All you Need to Know Regarding Deferred Annuities
Last Modified on
According to some reports, the global average life expectancy has nearly doubled to more than 70, since the early part of this century. As life expectancies continue to rise, retirees may need to reconsider their financial strategies and account for supplemental regular income streams to support them during the non-working years of their lives. Deferred annuities provide you with a lifetime of income security during your retired years and may be a good choice. Deferred annuities may guard you against outliving your assets, and hence, play a critical role in retirement planning.
Here is all you need to know about deferred annuities:
What are deferred annuities?
A deferred annuity is an insurance contract where you deposit your money with an insurance company, which agrees to pay you a defined or lump-sum amount at a specific date in the future. This is a specific type of contract for long-term savings and works opposite to how an immediate annuity functions, where monthly or yearly payments begin almost immediately. Most retirees invest in annuities to supplement their retirement income, such as Social Security benefits and other retirement account savings.
Annuities became popular among investors during the Great Depression when stock market volatility hampered retirement savings. Further, with the increasingly declining presence and attractiveness of pension plans in the U.S., annuities have become a beneficial option to ensure guaranteed income streams.
How do deferred annuities work?
Deferred annuities are long-term contracts that you enter into with an insurance company. As per the terms, you deposit a sum of money for a specific tenure and in return receive payments after some years, once the initial investment has accrued interest.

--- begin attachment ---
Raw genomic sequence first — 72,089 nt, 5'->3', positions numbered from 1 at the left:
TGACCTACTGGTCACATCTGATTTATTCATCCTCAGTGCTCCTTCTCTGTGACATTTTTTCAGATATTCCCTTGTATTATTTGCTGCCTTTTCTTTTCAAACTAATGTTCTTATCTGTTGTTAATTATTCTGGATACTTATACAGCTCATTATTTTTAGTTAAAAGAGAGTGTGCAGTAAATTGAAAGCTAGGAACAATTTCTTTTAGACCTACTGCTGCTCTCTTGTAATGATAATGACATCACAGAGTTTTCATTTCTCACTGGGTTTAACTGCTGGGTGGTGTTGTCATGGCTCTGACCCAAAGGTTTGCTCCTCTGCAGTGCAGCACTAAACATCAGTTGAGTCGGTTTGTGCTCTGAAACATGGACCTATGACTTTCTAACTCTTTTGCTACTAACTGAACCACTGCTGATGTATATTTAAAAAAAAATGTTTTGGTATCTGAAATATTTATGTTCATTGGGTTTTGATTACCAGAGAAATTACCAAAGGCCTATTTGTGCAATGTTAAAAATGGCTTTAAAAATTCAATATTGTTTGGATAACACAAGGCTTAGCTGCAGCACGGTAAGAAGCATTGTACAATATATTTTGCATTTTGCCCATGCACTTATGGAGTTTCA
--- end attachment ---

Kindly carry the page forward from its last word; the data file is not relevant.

Typically, a deferred annuity has two critical components – the investment phase and the income phase. The investment part begins when you start making your contributions and ends when you deposit the last sum. You can also choose to invest a lump sum in the plan. This period is also sometimes called the accumulation or the savings phase. The income phase begins when you first get the payment return from your annuity. This period is often referred to as the payout phase.
You can choose the method of receiving the money from your deferred annuity. You could choose to take the whole money in a lump sum or phase out your total annuity funds in periodic payments across a length of time. You can also opt to annuitize the entire amount to get consistent receipts for your lifetime or your spouse’s life, as per your needs.
What are the different types of deferred annuities?
There are different types of deferred annuities, namely – fixed, indexed, variable, and longevity.
1. Fixed deferred annuity
A fixed deferred annuity imitates the functioning of a cash deposit (CD). These annuities promise a guaranteed and a defined rate of return on the funds in your account. The minimum return you will earn is specified by the insurance company in advance. The payout can be more but is not less than the minimum agreed upon. However, the interest, in this case, is deferred until you make a withdrawal from the annuity contract. Fixed annuities are a preferable option for you if you do not need the interest earnings until the age of 59.5. However, before considering investing in fixed deferred annuities, you should consider other options, such as government bonds and CDs.
2. Variable deferred annuity